Test for the existence of particular values using the `any()` and `all()` commands

Create a vector `b`:
```b <- c(7, 2, 4, 3, -1, -2, 3, 3, 6, 8, 12, 7, 3) b```
Use the function `any()` to see if there is any element in `b` equal -4 and less than 5:
```any(b == -4) any(b < 5)```

Both commands work on logical vectors. Use `any()` to check for missing data in a vector or an array.
```d <- c(3, 2, NA, 5, 6, NA) d any(is.na(d))```

Of course, we can check for non-missing data too.
`any(!is.na(d))`

The `any()` command is helpful when checking for particular values in large data sets.
You can use the `all()` command to check whether all elements in a given vector or array satisfy a particular condition. For example, let’s see whether all non-missing values in `d` are less than 5. Here we note noting that the command `is.na()` identifies missing data and that the syntax `!is.na()` identifies non-missing data.
`all(d[!is.na(d)] < 5)`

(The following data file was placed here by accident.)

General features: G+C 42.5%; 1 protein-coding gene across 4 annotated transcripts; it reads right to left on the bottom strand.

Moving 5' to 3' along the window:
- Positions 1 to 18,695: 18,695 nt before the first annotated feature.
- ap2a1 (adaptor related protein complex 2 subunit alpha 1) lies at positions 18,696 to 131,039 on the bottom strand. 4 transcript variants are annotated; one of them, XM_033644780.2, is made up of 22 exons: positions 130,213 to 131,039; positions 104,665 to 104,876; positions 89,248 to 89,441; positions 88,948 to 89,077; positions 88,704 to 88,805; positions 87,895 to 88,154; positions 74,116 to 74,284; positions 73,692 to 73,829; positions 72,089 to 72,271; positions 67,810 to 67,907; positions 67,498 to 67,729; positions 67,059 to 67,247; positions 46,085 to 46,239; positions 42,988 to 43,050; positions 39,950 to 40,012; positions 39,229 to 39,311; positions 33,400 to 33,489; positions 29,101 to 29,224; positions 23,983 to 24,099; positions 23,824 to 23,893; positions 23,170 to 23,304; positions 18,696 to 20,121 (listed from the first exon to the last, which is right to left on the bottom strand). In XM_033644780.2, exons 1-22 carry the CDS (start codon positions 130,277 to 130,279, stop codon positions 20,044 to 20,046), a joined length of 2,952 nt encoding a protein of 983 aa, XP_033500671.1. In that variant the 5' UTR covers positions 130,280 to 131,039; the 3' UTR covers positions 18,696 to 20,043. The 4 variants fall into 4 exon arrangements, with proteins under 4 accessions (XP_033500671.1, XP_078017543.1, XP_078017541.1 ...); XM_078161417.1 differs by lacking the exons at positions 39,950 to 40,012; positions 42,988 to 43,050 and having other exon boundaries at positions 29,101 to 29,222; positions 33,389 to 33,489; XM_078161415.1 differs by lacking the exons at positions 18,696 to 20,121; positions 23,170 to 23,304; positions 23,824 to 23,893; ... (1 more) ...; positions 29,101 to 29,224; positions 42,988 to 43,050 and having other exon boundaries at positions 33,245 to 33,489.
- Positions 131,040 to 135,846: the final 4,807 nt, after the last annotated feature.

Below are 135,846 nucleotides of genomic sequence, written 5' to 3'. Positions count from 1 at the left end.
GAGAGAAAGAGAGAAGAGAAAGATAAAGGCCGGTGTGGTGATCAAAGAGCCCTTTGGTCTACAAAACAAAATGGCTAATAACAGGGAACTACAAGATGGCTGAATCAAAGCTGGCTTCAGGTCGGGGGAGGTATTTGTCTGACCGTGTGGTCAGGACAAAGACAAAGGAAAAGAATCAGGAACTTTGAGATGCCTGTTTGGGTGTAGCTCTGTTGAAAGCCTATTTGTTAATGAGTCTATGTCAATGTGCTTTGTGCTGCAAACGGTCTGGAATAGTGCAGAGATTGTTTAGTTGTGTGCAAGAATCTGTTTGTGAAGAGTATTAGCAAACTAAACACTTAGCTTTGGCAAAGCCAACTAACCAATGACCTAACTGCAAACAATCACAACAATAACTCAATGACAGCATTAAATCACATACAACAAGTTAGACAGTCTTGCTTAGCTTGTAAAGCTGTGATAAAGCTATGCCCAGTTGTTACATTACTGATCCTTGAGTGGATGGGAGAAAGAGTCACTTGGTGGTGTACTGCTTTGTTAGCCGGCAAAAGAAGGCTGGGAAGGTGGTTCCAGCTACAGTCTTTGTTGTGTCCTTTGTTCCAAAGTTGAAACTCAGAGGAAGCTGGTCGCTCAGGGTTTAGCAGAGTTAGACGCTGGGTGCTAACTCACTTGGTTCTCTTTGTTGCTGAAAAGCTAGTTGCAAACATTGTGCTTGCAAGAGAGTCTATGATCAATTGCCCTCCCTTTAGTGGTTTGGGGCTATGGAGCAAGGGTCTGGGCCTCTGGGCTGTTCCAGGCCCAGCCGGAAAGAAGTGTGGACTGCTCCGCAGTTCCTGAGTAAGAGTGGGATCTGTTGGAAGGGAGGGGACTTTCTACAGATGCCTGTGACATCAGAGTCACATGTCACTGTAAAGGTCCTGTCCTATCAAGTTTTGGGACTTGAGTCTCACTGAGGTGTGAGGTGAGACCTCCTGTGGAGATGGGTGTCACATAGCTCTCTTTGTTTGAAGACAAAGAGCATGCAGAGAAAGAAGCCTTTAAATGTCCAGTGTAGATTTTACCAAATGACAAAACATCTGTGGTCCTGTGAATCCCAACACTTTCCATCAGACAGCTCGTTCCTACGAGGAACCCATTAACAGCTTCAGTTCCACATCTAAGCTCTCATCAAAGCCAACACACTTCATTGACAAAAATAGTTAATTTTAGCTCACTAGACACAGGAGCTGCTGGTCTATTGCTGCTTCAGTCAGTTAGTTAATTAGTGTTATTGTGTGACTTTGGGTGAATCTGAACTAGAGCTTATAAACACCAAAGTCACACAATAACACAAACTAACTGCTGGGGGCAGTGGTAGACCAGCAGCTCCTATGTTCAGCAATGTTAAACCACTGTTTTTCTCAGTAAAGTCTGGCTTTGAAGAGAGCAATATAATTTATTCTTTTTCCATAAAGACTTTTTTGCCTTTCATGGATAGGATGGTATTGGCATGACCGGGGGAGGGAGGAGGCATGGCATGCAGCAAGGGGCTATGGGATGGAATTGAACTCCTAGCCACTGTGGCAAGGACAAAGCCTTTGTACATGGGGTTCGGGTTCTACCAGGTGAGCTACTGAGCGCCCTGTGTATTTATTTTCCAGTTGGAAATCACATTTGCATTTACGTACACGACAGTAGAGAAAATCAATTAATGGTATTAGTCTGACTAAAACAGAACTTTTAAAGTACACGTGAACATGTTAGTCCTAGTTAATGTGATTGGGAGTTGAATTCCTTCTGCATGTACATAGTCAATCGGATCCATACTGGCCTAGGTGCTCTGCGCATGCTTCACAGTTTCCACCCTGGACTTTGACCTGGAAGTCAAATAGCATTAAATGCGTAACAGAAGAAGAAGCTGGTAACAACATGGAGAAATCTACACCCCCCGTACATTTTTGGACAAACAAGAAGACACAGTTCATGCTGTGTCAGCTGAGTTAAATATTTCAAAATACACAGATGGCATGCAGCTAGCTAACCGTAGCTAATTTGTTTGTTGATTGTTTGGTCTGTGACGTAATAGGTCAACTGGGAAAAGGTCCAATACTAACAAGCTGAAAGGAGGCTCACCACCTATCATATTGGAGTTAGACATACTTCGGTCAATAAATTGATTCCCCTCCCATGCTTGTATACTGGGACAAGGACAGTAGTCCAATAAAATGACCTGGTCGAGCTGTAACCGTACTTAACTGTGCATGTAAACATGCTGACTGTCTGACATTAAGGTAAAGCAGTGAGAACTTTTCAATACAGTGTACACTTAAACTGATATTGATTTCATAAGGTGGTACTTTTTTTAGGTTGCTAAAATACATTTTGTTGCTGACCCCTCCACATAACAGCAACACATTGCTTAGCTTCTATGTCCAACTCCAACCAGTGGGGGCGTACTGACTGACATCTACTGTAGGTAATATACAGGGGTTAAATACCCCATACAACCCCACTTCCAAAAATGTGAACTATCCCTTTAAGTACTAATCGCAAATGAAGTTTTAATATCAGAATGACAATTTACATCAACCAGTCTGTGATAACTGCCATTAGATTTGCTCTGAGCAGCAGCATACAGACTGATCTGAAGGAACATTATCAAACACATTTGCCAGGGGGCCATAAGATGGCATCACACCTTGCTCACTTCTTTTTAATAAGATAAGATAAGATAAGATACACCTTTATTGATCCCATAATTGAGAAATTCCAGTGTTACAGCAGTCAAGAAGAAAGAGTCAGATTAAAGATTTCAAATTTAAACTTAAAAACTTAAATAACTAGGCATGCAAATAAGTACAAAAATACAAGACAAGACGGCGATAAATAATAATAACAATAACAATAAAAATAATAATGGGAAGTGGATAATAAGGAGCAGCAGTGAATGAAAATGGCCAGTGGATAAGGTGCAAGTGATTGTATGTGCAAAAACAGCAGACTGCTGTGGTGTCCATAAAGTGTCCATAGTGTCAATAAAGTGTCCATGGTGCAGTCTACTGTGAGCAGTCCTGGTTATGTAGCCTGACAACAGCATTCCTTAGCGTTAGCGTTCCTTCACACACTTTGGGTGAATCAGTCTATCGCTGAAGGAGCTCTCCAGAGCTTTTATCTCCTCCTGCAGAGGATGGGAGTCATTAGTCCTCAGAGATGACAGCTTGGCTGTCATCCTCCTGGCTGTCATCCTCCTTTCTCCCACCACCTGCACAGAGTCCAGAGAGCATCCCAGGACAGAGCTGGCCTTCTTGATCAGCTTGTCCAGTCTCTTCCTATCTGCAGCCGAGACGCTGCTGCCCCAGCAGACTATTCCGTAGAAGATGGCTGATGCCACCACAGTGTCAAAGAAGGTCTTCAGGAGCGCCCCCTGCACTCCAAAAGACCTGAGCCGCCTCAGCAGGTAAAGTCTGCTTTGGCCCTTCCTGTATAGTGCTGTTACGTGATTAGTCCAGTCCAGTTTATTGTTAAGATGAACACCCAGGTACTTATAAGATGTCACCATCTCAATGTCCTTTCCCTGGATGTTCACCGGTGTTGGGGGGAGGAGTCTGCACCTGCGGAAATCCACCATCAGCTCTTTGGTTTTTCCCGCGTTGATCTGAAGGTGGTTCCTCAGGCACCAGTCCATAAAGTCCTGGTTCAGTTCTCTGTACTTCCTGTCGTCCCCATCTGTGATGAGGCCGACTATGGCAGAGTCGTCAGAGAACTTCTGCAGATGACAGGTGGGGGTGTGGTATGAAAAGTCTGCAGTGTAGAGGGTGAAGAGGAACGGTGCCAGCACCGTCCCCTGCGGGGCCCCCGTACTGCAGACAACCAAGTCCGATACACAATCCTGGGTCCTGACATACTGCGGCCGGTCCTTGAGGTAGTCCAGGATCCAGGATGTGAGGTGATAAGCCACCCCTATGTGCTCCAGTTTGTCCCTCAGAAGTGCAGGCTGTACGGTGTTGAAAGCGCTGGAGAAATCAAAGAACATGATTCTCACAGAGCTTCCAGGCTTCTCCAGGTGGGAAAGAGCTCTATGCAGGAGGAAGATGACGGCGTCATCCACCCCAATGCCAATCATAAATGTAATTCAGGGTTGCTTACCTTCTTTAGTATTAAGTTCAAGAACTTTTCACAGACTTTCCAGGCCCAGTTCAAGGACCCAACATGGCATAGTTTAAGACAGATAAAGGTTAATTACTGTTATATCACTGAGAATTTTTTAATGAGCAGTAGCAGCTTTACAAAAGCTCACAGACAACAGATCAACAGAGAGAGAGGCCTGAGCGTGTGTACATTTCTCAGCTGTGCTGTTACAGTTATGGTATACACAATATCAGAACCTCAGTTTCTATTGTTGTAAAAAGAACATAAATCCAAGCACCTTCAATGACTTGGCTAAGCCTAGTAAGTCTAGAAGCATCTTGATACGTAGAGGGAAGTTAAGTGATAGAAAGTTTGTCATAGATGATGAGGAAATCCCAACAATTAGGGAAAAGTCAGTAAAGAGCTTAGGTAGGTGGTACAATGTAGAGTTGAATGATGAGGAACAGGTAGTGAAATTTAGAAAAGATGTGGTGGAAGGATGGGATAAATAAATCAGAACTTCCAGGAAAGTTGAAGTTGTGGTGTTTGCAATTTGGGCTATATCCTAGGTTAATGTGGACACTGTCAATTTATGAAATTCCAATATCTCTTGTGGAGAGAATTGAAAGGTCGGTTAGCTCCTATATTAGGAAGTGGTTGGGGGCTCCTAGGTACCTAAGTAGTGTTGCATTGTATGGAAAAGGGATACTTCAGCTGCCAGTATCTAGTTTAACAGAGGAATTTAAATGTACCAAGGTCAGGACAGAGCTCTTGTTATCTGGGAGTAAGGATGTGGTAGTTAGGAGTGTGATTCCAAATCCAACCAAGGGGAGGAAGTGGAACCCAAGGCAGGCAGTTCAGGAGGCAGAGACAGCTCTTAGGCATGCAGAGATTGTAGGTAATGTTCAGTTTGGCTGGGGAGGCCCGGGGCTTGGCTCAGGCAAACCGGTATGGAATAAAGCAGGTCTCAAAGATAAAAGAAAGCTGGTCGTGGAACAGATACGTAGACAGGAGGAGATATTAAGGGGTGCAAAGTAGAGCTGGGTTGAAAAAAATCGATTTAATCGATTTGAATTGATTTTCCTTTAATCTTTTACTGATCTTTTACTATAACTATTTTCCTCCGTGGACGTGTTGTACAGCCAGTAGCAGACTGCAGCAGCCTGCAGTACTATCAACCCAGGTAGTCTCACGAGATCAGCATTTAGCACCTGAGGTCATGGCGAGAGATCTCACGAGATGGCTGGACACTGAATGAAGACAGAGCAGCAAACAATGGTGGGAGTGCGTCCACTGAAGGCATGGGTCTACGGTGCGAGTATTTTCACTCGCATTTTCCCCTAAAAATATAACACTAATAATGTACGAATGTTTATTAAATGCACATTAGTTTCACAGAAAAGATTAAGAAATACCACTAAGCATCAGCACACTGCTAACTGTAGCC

Now check whether all non-missing elements are less than 7.
`all(d[!is.na(d)] < 7)`

The syntax above looks formidable. However, `is.na()` identifies missing elements by creating a logical vector whose elements are either `TRUE` or `FALSE`.
`is.na(d)`

The syntax `!is.na(d)` gives the opposite logical vector and counts non-missing data. Then, `d[!is.na(d)]` gives the elements of `d` that are-non missing. Finally, we apply the `all()` command, and include the condition that all elements are less than 7.
That wasn’t so hard! In Blog 19 I will present another tip for data analysis in R.
See you later!
David

Annex: R codes used

```# Create a vector b.
b <- c(7, 2, 4, 3, -1, -2, 3, 3, 6, 8, 12, 7, 3)
b

# Check if there is any element in b equal -4 and less than 5:
any(b == -4)
any(b < 5)

# Check for missing data in a vector d.
d <- c(3, 2, NA, 5, 6, NA)
d
any(is.na(d))

# Check for non-missing data.
any(!is.na(d))

# Check if all non-missing values in d are less than 5.
all(d[!is.na(d)] < 5)

# Check if all non-missing values in d are less than 7.
all(d[!is.na(d)] < 7)

# Identify missing elements in d.
is.na(d)
```